A career journeyman who played for five different teams in his first seven seasons, Ryan Weber has been one of the most active riders of the Scranton Shuttle this season. After starting the year with the Scranton/Wilkes-Barre RailRiders, he was called up to the Major Leagues on June 16th after Luis Severino was added to the COVID-19 IL on the morning that he was expected to make a start against the Tampa Bay Rays. Weber would go on to throw 3.2 innings one-run ball in relief of Clarke Schmidt, that night’s emergency starter, as the Yankees downed the Rays by the score of 2-1.
And what did Weber get for that gutsy performance? He was designated for assignment the following morning. Weber cleared waivers and, seeking a major league opportunity, elected free agency. Two days later, however, he was back in the fold, returning to Scranton. It was the beginning of a pattern for the 32-year-old.
Just a week later, Weber got the call again; he threw a scoreless ninth in a 13-4 blowout win over the Cleveland Guardians, On the sixth, he was once again jettisoned, this time to add Miguel Castro back to the active roster. A little over a week later, he was back once more, this time replacing Luis Severino as the Yankees starter hit the 15-day IL with a lat strain. He would throw three scoreless innings to earn his first career save in a 14-1 shellacking of the Red Sox on July 16th.
Following the trade deadline, Weber was DFA’ed, as Domingo Germán returned from the injured list to make his season debut. This time, after rejecting a Triple-A assignment on July 26th, he waited three days before signing a new contract. He would spend the entirety of the team’s disastrous August in Scranton, returning to the Bronx on September 3rd when the Yankees designated the far-worse Anthony Banda for assignment. Weber appeared in a pair of losses on the 8th and 9th, allowing just three hits in three scoreless innings across the two outings. With the Yankees starting to win again, he sat on the bench in the bullpen for the next week before finally being designated for assignment once again when Aroldis Chapman returned from the injured list. Yesterday, he elected free agency once again.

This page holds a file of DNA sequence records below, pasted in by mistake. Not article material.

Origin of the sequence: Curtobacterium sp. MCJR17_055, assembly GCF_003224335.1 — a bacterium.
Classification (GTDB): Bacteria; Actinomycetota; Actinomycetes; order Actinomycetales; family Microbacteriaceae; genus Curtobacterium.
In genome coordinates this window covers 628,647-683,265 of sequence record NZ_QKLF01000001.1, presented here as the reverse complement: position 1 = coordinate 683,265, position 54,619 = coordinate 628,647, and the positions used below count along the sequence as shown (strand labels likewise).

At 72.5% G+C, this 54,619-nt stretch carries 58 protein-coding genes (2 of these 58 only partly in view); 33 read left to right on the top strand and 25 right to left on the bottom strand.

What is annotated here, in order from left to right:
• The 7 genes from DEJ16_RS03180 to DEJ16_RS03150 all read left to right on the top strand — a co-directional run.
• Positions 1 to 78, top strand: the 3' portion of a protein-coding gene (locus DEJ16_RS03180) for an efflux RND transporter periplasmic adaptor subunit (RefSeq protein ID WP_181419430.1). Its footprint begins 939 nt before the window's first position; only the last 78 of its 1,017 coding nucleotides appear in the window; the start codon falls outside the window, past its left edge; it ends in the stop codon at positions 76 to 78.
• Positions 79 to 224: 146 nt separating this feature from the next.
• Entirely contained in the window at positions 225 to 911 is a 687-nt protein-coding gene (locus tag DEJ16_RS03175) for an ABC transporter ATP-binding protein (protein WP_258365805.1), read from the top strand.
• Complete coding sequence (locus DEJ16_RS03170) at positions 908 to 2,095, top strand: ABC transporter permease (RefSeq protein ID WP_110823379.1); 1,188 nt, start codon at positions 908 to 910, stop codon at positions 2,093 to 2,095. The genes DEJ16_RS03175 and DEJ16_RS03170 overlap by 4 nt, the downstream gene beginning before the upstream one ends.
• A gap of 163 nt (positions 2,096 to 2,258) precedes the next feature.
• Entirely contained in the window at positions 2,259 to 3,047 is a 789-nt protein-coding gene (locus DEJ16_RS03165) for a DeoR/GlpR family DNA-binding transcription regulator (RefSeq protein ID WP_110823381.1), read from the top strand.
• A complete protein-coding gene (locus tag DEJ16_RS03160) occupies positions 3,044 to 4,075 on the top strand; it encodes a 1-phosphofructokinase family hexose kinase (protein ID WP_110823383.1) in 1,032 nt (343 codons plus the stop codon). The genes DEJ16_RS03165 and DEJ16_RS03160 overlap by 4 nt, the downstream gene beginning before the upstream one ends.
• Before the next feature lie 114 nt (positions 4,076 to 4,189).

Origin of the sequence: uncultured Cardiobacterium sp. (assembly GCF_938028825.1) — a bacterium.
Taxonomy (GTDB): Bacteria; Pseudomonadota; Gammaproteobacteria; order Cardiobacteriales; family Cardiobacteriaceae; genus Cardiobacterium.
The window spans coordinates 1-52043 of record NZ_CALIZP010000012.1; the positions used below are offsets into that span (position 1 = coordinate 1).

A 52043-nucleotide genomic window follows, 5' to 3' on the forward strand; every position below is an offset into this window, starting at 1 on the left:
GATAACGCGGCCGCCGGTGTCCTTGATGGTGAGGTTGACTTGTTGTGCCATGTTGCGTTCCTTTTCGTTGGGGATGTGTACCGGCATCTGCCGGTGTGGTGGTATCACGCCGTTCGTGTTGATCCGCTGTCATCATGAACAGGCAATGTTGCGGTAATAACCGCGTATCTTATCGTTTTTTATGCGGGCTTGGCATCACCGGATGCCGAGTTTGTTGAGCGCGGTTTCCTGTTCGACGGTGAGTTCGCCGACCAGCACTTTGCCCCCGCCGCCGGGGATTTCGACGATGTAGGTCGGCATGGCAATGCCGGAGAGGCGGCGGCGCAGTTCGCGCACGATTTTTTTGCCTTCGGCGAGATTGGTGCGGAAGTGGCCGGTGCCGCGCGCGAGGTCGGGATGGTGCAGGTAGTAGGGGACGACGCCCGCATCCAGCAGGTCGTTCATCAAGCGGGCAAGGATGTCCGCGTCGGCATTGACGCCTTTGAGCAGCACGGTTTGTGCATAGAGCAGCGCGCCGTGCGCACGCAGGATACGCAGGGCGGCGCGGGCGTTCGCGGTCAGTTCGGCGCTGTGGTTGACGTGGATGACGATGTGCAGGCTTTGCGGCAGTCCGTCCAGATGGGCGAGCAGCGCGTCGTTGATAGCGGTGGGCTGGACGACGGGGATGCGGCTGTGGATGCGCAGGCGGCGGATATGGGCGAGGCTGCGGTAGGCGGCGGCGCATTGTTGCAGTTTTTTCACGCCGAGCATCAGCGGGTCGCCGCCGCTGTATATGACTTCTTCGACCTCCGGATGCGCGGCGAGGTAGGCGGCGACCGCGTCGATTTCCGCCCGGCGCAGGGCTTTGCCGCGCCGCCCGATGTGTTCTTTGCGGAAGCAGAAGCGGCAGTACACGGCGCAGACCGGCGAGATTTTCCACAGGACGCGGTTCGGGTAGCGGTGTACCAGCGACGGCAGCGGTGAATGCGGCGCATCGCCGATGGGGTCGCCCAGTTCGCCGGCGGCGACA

I sure hope that Weber has a good travel plan, because he’s really racked up the miles this season. And he’s done it in such a strange, strange way. Most of the time, pitchers that have pitched as well as Weber has (he has allowed one run and six hits in 10.2 innings) while bouncing between Triple-A and the Majors have minor league options, as teams hesitate to risk losing Major League arms by trying to send them through waivers. Weber, however, is out of options, and because his underlying metrics aren’t great — he has a minuscule .156 BABIP, resulting in him stranding 100 percent of baserunners he’s had this season (the one run he allowed was a solo shot) — nobody has claimed him on the waiver wire despite his strong performance.
A season like this is rare, to say the least. The closest comparison at this point would be Chris Capuano in 2015, who was designated for assignment four times in less than a month that August, only to be immediately re-signed each time due to injuries. Capuano, however, was at least a frequent (if ineffective) contributor early in 2015 before seeing his role diminish, so he made 22 appearances and 4 starts that year. Of course, Weber has pitched much better, as Capuano had a dismal 7.97 ERA in 2015, whereas Weber permitted just a single run in his five relief outings.
As Gerrit Cole chases the franchise strikeout record and Aaron Judge both the AL home run record and the Triple Crown, Ryan Weber has managed to put together a weirdly amusing season of his own. It won’t be nearly as memorable.